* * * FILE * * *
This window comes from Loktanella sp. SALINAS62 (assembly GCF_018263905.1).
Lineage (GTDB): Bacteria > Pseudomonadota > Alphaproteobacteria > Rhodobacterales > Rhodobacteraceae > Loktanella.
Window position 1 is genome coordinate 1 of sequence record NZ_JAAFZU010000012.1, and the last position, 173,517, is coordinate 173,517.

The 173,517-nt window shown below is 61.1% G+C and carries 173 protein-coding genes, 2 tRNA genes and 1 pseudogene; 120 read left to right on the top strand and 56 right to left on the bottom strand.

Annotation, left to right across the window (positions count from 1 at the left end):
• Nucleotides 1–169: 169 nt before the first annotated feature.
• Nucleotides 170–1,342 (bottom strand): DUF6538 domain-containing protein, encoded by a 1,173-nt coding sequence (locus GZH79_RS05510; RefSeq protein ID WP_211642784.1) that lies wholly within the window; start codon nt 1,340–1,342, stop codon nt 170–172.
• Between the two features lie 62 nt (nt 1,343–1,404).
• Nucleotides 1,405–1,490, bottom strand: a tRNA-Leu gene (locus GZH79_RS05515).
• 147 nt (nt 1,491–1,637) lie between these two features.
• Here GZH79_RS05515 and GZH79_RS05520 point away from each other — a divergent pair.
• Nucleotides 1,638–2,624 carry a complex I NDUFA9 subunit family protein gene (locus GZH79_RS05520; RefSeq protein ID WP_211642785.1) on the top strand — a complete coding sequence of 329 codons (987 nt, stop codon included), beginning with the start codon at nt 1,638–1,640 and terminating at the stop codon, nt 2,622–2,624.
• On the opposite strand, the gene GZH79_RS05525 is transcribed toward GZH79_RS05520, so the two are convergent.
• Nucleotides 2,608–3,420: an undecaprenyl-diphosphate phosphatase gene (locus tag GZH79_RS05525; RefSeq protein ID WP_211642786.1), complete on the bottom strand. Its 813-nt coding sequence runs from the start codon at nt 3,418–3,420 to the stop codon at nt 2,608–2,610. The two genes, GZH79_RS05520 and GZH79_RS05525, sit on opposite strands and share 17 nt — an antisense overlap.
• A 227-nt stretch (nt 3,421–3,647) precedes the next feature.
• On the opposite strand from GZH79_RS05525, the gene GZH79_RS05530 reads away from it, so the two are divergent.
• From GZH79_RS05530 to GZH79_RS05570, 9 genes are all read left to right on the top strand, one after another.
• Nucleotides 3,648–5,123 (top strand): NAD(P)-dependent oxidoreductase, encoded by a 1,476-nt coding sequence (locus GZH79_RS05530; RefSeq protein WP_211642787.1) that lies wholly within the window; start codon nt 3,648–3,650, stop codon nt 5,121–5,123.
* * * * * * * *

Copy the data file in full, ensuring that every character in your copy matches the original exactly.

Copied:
This window comes from Loktanella sp. SALINAS62 (assembly GCF_018263905.1).
Lineage (GTDB): Bacteria > Pseudomonadota > Alphaproteobacteria > Rhodobacterales > Rhodobacteraceae > Loktanella.
Window position 1 is genome coordinate 1 of sequence record NZ_JAAFZU010000012.1, and the last position, 173,517, is coordinate 173,517.

The 173,517-nt window shown below is 61.1% G+C and carries 173 protein-coding genes, 2 tRNA genes and 1 pseudogene; 120 read left to right on the top strand and 56 right to left on the bottom strand.

Annotation, left to right across the window (positions count from 1 at the left end):
• Nucleotides 1–169: 169 nt before the first annotated feature.
• Nucleotides 170–1,342 (bottom strand): DUF6538 domain-containing protein, encoded by a 1,173-nt coding sequence (locus GZH79_RS05510; RefSeq protein ID WP_211642784.1) that lies wholly within the window; start codon nt 1,340–1,342, stop codon nt 170–172.
• Between the two features lie 62 nt (nt 1,343–1,404).
• Nucleotides 1,405–1,490, bottom strand: a tRNA-Leu gene (locus GZH79_RS05515).
• 147 nt (nt 1,491–1,637) lie between these two features.
• Here GZH79_RS05515 and GZH79_RS05520 point away from each other — a divergent pair.
• Nucleotides 1,638–2,624 carry a complex I NDUFA9 subunit family protein gene (locus GZH79_RS05520; RefSeq protein ID WP_211642785.1) on the top strand — a complete coding sequence of 329 codons (987 nt, stop codon included), beginning with the start codon at nt 1,638–1,640 and terminating at the stop codon, nt 2,622–2,624.
• On the opposite strand, the gene GZH79_RS05525 is transcribed toward GZH79_RS05520, so the two are convergent.
• Nucleotides 2,608–3,420: an undecaprenyl-diphosphate phosphatase gene (locus tag GZH79_RS05525; RefSeq protein ID WP_211642786.1), complete on the bottom strand. Its 813-nt coding sequence runs from the start codon at nt 3,418–3,420 to the stop codon at nt 2,608–2,610. The two genes, GZH79_RS05520 and GZH79_RS05525, sit on opposite strands and share 17 nt — an antisense overlap.
• A 227-nt stretch (nt 3,421–3,647) precedes the next feature.
• On the opposite strand from GZH79_RS05525, the gene GZH79_RS05530 reads away from it, so the two are divergent.
• From GZH79_RS05530 to GZH79_RS05570, 9 genes are all read left to right on the top strand, one after another.
• Nucleotides 3,648–5,123 (top strand): NAD(P)-dependent oxidoreductase, encoded by a 1,476-nt coding sequence (locus GZH79_RS05530; RefSeq protein WP_211642787.1) that lies wholly within the window; start codon nt 3,648–3,650, stop codon nt 5,121–5,123.